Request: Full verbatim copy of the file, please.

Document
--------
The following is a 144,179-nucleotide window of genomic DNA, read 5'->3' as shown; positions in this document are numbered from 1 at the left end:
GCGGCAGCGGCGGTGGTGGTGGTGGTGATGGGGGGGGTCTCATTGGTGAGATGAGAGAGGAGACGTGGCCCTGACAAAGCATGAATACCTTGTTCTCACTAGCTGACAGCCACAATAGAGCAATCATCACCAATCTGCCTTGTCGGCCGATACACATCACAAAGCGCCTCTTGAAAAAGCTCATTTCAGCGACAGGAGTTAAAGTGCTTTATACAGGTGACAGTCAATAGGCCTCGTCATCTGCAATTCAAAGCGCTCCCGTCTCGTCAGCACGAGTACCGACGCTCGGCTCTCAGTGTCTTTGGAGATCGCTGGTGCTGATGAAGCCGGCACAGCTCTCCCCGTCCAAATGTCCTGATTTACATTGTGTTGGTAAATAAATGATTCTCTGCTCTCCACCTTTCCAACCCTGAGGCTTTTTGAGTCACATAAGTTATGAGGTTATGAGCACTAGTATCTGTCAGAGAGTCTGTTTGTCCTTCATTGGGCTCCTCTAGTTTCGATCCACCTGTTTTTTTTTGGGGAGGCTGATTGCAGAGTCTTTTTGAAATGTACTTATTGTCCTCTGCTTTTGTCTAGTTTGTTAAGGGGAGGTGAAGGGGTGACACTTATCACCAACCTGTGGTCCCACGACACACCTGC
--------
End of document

The following is a 144,179-nucleotide window of genomic DNA, read 5'->3' as shown; positions in this document are numbered from 1 at the left end:
GCGGCAGCGGCGGTGGTGGTGGTGGTGATGGGGGGGGTCTCATTGGTGAGATGAGAGAGGAGACGTGGCCCTGACAAAGCATGAATACCTTGTTCTCACTAGCTGACAGCCACAATAGAGCAATCATCACCAATCTGCCTTGTCGGCCGATACACATCACAAAGCGCCTCTTGAAAAAGCTCATTTCAGCGACAGGAGTTAAAGTGCTTTATACAGGTGACAGTCAATAGGCCTCGTCATCTGCAATTCAAAGCGCTCCCGTCTCGTCAGCACGAGTACCGACGCTCGGCTCTCAGTGTCTTTGGAGATCGCTGGTGCTGATGAAGCCGGCACAGCTCTCCCCGTCCAAATGTCCTGATTTACATTGTGTTGGTAAATAAATGATTCTCTGCTCTCCACCTTTCCAACCCTGAGGCTTTTTGAGTCACATAAGTTATGAGGTTATGAGCACTAGTATCTGTCAGAGAGTCTGTTTGTCCTTCATTGGGCTCCTCTAGTTTCGATCCACCTGTTTTTTTTTGGGGAGGCTGATTGCAGAGTCTTTTTGAAATGTACTTATTGTCCTCTGCTTTTGTCTAGTTTGTTAAGGGGAGGTGAAGGGGTGACACTTATCACCAACCTGTGGTCCCACGACACACCTGC